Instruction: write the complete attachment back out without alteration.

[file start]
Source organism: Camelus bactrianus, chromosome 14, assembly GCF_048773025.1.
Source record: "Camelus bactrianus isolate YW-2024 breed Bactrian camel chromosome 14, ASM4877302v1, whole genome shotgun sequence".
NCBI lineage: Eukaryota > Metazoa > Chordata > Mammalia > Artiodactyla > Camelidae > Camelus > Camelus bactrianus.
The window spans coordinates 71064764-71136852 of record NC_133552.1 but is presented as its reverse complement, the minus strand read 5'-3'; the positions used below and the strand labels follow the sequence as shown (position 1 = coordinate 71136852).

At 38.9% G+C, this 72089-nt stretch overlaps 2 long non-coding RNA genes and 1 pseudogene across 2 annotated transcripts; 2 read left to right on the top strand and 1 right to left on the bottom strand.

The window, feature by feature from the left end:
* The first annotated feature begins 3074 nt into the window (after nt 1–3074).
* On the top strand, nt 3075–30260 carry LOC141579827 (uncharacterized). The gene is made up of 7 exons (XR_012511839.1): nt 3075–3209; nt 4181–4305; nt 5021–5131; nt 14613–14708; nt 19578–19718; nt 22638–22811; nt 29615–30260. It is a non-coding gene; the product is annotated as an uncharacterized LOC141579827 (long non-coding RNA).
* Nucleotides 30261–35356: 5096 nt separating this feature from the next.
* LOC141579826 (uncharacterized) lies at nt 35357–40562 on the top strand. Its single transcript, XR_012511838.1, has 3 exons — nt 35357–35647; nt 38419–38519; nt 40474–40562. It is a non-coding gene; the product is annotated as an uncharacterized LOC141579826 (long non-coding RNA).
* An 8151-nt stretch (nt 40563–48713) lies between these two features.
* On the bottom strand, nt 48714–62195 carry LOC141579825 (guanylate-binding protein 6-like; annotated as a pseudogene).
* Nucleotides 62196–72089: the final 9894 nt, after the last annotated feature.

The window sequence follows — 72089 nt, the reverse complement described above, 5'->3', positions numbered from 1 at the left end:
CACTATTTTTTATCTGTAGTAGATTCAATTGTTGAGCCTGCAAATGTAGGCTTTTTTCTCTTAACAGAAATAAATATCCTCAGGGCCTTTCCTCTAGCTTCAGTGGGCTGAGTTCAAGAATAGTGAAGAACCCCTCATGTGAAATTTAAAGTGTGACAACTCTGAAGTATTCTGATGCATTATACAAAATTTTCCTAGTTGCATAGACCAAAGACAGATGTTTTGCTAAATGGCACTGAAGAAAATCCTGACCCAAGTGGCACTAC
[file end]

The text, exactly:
Source organism: Camelus bactrianus, chromosome 14, assembly GCF_048773025.1.
Source record: "Camelus bactrianus isolate YW-2024 breed Bactrian camel chromosome 14, ASM4877302v1, whole genome shotgun sequence".
NCBI lineage: Eukaryota > Metazoa > Chordata > Mammalia > Artiodactyla > Camelidae > Camelus > Camelus bactrianus.
The window spans coordinates 71064764-71136852 of record NC_133552.1 but is presented as its reverse complement, the minus strand read 5'-3'; the positions used below and the strand labels follow the sequence as shown (position 1 = coordinate 71136852).

At 38.9% G+C, this 72089-nt stretch overlaps 2 long non-coding RNA genes and 1 pseudogene across 2 annotated transcripts; 2 read left to right on the top strand and 1 right to left on the bottom strand.

The window, feature by feature from the left end:
* The first annotated feature begins 3074 nt into the window (after nt 1–3074).
* On the top strand, nt 3075–30260 carry LOC141579827 (uncharacterized). The gene is made up of 7 exons (XR_012511839.1): nt 3075–3209; nt 4181–4305; nt 5021–5131; nt 14613–14708; nt 19578–19718; nt 22638–22811; nt 29615–30260. It is a non-coding gene; the product is annotated as an uncharacterized LOC141579827 (long non-coding RNA).
* Nucleotides 30261–35356: 5096 nt separating this feature from the next.
* LOC141579826 (uncharacterized) lies at nt 35357–40562 on the top strand. Its single transcript, XR_012511838.1, has 3 exons — nt 35357–35647; nt 38419–38519; nt 40474–40562. It is a non-coding gene; the product is annotated as an uncharacterized LOC141579826 (long non-coding RNA).
* An 8151-nt stretch (nt 40563–48713) lies between these two features.
* On the bottom strand, nt 48714–62195 carry LOC141579825 (guanylate-binding protein 6-like; annotated as a pseudogene).
* Nucleotides 62196–72089: the final 9894 nt, after the last annotated feature.

The window sequence follows — 72089 nt, the reverse complement described above, 5'->3', positions numbered from 1 at the left end:
CACTATTTTTTATCTGTAGTAGATTCAATTGTTGAGCCTGCAAATGTAGGCTTTTTTCTCTTAACAGAAATAAATATCCTCAGGGCCTTTCCTCTAGCTTCAGTGGGCTGAGTTCAAGAATAGTGAAGAACCCCTCATGTGAAATTTAAAGTGTGACAACTCTGAAGTATTCTGATGCATTATACAAAATTTTCCTAGTTGCATAGACCAAAGACAGATGTTTTGCTAAATGGCACTGAAGAAAATCCTGACCCAAGTGGCACTAC